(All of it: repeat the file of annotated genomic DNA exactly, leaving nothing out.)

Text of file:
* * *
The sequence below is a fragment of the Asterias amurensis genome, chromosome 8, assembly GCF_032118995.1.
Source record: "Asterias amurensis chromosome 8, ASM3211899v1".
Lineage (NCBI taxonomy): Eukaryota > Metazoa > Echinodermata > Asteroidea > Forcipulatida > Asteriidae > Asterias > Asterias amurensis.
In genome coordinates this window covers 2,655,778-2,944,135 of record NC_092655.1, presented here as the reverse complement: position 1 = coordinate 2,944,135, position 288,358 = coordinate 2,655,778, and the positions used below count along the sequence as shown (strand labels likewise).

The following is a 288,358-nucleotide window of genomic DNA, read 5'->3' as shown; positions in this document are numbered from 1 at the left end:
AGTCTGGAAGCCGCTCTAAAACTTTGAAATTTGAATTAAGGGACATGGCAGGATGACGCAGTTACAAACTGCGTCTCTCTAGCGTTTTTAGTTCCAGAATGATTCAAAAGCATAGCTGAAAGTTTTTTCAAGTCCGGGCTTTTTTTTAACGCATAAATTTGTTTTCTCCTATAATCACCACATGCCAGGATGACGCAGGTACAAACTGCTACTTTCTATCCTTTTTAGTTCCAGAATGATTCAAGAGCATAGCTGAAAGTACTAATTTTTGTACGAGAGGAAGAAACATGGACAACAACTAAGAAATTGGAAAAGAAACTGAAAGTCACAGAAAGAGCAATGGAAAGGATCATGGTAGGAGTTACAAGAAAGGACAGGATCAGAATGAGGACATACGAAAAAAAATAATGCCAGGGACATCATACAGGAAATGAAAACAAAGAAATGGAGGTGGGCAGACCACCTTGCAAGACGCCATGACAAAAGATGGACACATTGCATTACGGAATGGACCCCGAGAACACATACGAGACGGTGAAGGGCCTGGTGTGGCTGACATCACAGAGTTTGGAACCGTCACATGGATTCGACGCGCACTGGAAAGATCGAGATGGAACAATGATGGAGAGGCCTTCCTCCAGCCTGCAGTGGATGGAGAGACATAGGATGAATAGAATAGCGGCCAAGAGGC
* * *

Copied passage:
The sequence below is a fragment of the Asterias amurensis genome, chromosome 8, assembly GCF_032118995.1.
Source record: "Asterias amurensis chromosome 8, ASM3211899v1".
Lineage (NCBI taxonomy): Eukaryota > Metazoa > Echinodermata > Asteroidea > Forcipulatida > Asteriidae > Asterias > Asterias amurensis.
In genome coordinates this window covers 2,655,778-2,944,135 of record NC_092655.1, presented here as the reverse complement: position 1 = coordinate 2,944,135, position 288,358 = coordinate 2,655,778, and the positions used below count along the sequence as shown (strand labels likewise).

The following is a 288,358-nucleotide window of genomic DNA, read 5'->3' as shown; positions in this document are numbered from 1 at the left end:
AGTCTGGAAGCCGCTCTAAAACTTTGAAATTTGAATTAAGGGACATGGCAGGATGACGCAGTTACAAACTGCGTCTCTCTAGCGTTTTTAGTTCCAGAATGATTCAAAAGCATAGCTGAAAGTTTTTTCAAGTCCGGGCTTTTTTTTAACGCATAAATTTGTTTTCTCCTATAATCACCACATGCCAGGATGACGCAGGTACAAACTGCTACTTTCTATCCTTTTTAGTTCCAGAATGATTCAAGAGCATAGCTGAAAGTACTAATTTTTGTACGAGAGGAAGAAACATGGACAACAACTAAGAAATTGGAAAAGAAACTGAAAGTCACAGAAAGAGCAATGGAAAGGATCATGGTAGGAGTTACAAGAAAGGACAGGATCAGAATGAGGACATACGAAAAAAAATAATGCCAGGGACATCATACAGGAAATGAAAACAAAGAAATGGAGGTGGGCAGACCACCTTGCAAGACGCCATGACAAAAGATGGACACATTGCATTACGGAATGGACCCCGAGAACACATACGAGACGGTGAAGGGCCTGGTGTGGCTGACATCACAGAGTTTGGAACCGTCACATGGATTCGACGCGCACTGGAAAGATCGAGATGGAACAATGATGGAGAGGCCTTCCTCCAGCCTGCAGTGGATGGAGAGACATAGGATGAATAGAATAGCGGCCAAGAGGC